Great Smoky Mountains Road Closures

On January 16, 2013 a landslide at Newfound Gap Road on the North Carolina side of the Great Smoky Mountains National Park led to a road closure. Heavy rains and flooding completely washed out a large section of the road, forcing authorities to end road access for an undetermined period of time.

Road closures are a frequent thing in the Great Smoky Mountains. Icy conditions, excessive rain and snowfall are all common occurrences in the National Park, especially in the higher elevations of the mountains. Road closures sometimes fluctuate throughout the day, so if you’re going to sightsee, how can you  know which roads are safe?

Your first resource should be the National Park Service’s temporary road closure’s webpage, which can be found here:

Seasonal closures are also a commonplace in the Smoky Mountains, with temperatures routinely dropping and creating constant road hazards. Sights such as Clingman’s Dome, Rich Mountain and Roaring Fork Motor Trail are all examples of winter road closures that take effect every year.

For information on seasonal road closures, please visit:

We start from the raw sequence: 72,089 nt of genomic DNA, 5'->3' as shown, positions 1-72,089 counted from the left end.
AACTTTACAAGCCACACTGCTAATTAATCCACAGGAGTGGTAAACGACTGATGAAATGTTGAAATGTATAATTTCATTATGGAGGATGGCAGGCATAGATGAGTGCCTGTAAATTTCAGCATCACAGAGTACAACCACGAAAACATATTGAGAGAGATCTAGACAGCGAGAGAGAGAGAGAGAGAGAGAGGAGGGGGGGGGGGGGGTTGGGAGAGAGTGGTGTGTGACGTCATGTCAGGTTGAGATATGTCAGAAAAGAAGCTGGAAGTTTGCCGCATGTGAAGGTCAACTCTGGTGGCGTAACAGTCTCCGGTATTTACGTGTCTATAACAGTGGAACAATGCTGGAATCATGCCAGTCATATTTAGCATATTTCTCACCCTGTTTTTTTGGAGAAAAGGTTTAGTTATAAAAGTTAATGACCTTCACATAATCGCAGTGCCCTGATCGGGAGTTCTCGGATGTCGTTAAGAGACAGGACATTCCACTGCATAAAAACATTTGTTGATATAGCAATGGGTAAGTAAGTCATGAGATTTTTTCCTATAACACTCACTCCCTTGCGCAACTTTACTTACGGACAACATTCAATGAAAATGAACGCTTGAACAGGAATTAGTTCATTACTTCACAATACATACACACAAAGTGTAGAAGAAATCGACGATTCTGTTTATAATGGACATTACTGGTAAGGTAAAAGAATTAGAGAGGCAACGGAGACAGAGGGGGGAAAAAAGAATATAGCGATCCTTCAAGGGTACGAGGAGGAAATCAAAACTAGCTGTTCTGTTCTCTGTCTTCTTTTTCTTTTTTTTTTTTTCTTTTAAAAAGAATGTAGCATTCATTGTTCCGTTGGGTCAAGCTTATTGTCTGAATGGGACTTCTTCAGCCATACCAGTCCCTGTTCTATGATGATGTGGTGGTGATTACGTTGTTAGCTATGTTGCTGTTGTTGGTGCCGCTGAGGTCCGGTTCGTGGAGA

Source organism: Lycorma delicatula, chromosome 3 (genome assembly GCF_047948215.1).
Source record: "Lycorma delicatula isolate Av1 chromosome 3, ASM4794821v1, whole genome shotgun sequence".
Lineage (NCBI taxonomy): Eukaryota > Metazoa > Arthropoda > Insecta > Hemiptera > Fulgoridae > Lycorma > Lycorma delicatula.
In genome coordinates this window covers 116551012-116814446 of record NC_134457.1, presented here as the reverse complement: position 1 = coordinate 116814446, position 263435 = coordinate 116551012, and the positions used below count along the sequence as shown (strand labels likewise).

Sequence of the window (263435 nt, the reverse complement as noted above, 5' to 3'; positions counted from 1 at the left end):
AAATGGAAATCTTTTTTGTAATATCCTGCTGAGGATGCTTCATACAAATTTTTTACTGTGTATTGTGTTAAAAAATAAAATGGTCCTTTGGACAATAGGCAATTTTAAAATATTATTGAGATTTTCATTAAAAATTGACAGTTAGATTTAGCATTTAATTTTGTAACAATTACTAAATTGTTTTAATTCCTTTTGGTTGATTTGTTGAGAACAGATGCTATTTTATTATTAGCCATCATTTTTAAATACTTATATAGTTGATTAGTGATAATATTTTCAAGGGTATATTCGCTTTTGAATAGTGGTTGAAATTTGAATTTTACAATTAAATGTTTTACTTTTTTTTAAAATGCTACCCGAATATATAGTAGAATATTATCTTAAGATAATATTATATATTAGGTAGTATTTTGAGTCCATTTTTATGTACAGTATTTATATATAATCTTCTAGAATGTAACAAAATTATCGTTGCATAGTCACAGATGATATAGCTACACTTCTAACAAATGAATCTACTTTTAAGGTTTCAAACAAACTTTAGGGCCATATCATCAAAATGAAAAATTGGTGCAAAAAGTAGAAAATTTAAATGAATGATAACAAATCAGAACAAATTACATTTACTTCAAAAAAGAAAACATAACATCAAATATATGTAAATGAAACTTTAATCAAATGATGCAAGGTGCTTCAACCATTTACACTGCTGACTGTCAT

There are a total of 384 miles of road in the Smoky Mountains. Nearly all of these roads are paved, however, you may stumble across a well-maintained gravel drive if you venture deep enough into the Park. Driving in the mountains can be a surprisingly difficult task, with steep inclines, blind turns and unnerving descents. Here are a few tips to ensure you navigate the roads of the Smoky Mountains safely!

Overheated Brakes
Constant and steep declines down the mountain can overheat your brakes, causing them to fail, smoke and give off a bitter smell. Prevent overheating your brakes by shifting your automatic car into the “Low” or “2” gear. This shift allows your engine to use it’s braking power, reducing wear and tear on your brakes.

While traveling through the Park, you will come across many “pullouts” in the road, a space for vehicles to pull over and enjoy the view or take a break. Use caution when passing these pullouts if there is another vehicle parked there. It is recommended as a courtesy that slower moving vehicles pull to the side to allow quicker traffic to pass when need be.

GPS Units
The rule about GPS in the Smoky Mountains is, simply, don’t use them! The directions the majority of GPS systems provide are inaccurate and may lead you even further from your desired destination. Research your pit-stops prior to departing and use the directions Pigeon Forge TN Cabins supplies to arrive at your cabin.

There you have it! A few helpful tips and hints to help you navigate the roads of the Smoky Mountains. We recommend you check temporary road closures even in the summer – areas of the Park are often closed for maintenance and repair.  We wish you safe and pleasant travels!